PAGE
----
High Tax States Losing Billions
March 25, 2014
New research reveals the billions of dollars that high-tax states are losing as taxpayers move elsewhere, says the Fiscal Times.
How Money Walks, a new book by Travis H. Brown, reveals that states with high income taxes saw large amounts of money move to low-tax states.
- Looking at 18 years of data, from 1992 to 2010, Brown found that $68.1 billion in income moved from New York, $19 billion of it moving to Florida, which has no state income tax.
- In fact, New York was a net wealth recipient from only one state: Michigan.
- California's top tax rate is 12.3 percent, and it also saw a net $45.3 billion leave its state. The top recipients of the California cash were Nevada and Arizona. Nevada has no income tax and Arizona's top rate is only 4.45 percent.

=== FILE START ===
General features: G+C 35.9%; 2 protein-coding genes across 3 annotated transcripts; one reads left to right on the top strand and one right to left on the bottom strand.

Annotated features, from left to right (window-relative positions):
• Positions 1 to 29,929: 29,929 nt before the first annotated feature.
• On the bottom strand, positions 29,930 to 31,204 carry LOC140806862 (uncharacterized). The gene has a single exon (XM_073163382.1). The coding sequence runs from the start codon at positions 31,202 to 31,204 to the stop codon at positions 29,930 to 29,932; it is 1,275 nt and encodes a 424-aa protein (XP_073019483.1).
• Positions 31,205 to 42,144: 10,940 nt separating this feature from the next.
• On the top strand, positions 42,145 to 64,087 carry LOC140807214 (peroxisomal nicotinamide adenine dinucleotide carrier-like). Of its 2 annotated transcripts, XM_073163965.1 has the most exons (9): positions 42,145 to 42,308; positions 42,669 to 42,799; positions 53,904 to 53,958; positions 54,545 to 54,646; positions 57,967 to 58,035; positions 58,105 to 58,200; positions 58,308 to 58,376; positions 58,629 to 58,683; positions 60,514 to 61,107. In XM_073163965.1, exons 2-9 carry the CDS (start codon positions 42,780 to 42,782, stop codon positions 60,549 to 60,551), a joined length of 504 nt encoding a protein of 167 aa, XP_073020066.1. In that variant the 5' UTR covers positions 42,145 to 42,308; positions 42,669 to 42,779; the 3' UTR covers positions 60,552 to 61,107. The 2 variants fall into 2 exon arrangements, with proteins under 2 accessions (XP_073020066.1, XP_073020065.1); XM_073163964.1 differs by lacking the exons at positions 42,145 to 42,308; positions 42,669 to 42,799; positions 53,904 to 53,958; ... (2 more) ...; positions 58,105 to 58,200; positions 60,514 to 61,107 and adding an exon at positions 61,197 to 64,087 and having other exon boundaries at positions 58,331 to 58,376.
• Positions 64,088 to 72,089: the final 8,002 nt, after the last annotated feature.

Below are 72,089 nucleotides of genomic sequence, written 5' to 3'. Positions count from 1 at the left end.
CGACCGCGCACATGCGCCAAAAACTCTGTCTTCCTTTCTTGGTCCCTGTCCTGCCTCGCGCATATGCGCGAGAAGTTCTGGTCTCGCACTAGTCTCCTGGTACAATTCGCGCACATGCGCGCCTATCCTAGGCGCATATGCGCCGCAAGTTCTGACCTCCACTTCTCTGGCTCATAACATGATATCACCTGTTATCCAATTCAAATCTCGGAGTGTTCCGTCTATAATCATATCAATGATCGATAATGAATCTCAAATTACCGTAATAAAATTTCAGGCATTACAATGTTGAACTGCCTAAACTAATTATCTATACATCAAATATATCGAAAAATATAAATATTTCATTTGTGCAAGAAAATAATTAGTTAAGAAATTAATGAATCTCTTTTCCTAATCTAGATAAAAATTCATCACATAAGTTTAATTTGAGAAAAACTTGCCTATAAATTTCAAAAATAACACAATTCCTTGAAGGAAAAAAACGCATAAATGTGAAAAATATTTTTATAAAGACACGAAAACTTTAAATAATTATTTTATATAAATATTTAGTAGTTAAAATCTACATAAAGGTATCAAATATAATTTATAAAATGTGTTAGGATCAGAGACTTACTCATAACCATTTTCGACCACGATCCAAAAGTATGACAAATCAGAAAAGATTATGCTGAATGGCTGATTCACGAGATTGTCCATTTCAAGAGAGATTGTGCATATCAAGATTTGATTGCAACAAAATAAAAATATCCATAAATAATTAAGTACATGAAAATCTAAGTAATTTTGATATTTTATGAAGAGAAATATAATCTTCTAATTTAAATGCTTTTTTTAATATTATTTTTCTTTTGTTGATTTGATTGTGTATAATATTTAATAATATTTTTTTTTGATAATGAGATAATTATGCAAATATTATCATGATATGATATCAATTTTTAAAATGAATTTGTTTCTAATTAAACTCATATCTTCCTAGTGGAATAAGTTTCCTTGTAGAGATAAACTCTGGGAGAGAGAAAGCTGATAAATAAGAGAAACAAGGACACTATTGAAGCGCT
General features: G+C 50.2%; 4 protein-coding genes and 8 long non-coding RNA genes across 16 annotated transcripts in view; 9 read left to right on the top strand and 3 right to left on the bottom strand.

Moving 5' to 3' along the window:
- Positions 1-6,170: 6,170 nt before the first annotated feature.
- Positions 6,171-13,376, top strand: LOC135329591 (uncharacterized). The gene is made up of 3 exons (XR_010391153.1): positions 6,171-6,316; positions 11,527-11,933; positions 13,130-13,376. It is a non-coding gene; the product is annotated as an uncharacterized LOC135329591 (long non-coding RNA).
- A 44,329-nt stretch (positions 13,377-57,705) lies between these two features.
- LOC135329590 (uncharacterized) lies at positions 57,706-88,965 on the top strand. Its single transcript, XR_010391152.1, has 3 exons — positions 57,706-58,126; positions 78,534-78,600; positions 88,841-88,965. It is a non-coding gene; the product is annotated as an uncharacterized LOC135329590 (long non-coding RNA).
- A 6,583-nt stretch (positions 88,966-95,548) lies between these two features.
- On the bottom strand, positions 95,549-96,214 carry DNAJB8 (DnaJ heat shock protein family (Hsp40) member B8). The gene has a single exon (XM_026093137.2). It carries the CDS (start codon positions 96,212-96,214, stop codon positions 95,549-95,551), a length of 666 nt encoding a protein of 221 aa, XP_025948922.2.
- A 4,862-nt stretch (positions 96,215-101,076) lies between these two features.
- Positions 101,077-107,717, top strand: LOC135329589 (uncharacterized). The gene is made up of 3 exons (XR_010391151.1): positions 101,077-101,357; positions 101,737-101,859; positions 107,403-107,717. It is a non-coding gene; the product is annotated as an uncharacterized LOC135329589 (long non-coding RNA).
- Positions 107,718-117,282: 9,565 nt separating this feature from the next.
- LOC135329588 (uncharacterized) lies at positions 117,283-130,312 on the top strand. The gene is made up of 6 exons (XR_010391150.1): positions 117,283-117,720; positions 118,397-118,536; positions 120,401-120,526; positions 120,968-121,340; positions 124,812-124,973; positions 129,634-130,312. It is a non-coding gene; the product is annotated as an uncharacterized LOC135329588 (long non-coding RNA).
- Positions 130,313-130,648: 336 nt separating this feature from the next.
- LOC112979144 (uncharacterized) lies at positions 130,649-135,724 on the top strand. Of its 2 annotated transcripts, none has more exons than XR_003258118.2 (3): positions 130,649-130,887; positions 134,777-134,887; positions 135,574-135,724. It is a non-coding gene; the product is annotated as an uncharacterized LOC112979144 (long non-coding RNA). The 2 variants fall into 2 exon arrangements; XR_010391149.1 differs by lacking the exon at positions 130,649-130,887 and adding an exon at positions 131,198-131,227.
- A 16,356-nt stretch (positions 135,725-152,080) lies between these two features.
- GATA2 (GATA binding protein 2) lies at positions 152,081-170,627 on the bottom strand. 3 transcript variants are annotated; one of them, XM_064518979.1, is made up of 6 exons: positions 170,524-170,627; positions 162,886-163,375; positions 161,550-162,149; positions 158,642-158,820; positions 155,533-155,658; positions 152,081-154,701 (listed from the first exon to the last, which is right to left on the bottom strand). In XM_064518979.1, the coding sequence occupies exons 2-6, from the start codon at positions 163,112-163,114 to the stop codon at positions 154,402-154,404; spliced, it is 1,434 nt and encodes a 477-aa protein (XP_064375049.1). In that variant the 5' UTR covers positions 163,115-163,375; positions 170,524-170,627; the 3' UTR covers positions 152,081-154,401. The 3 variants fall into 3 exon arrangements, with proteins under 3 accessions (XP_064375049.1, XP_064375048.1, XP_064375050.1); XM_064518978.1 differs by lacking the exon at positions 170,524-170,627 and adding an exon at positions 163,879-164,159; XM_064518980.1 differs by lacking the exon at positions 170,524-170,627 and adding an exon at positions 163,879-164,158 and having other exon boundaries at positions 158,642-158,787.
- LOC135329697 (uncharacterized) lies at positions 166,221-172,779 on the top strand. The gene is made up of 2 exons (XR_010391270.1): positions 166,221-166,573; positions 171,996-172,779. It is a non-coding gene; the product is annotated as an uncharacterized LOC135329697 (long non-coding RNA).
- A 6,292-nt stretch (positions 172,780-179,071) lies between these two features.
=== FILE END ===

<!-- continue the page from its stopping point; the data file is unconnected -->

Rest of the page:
- All nine of the states with no income tax or that tax only interest and dividend income saw net inflows. The states that received the most? Florida ($95.6 billion), Arizona ($28.3 billion), North Carolina ($25.2 billion) and Texas ($24.9 billion).
Clearly, taxpayers are aware of the tax burdens in these states and are taking their money elsewhere.
Source: Rob Garver, "High Tax States Are Losing Billions," Fiscal Times, March 17, 2014.
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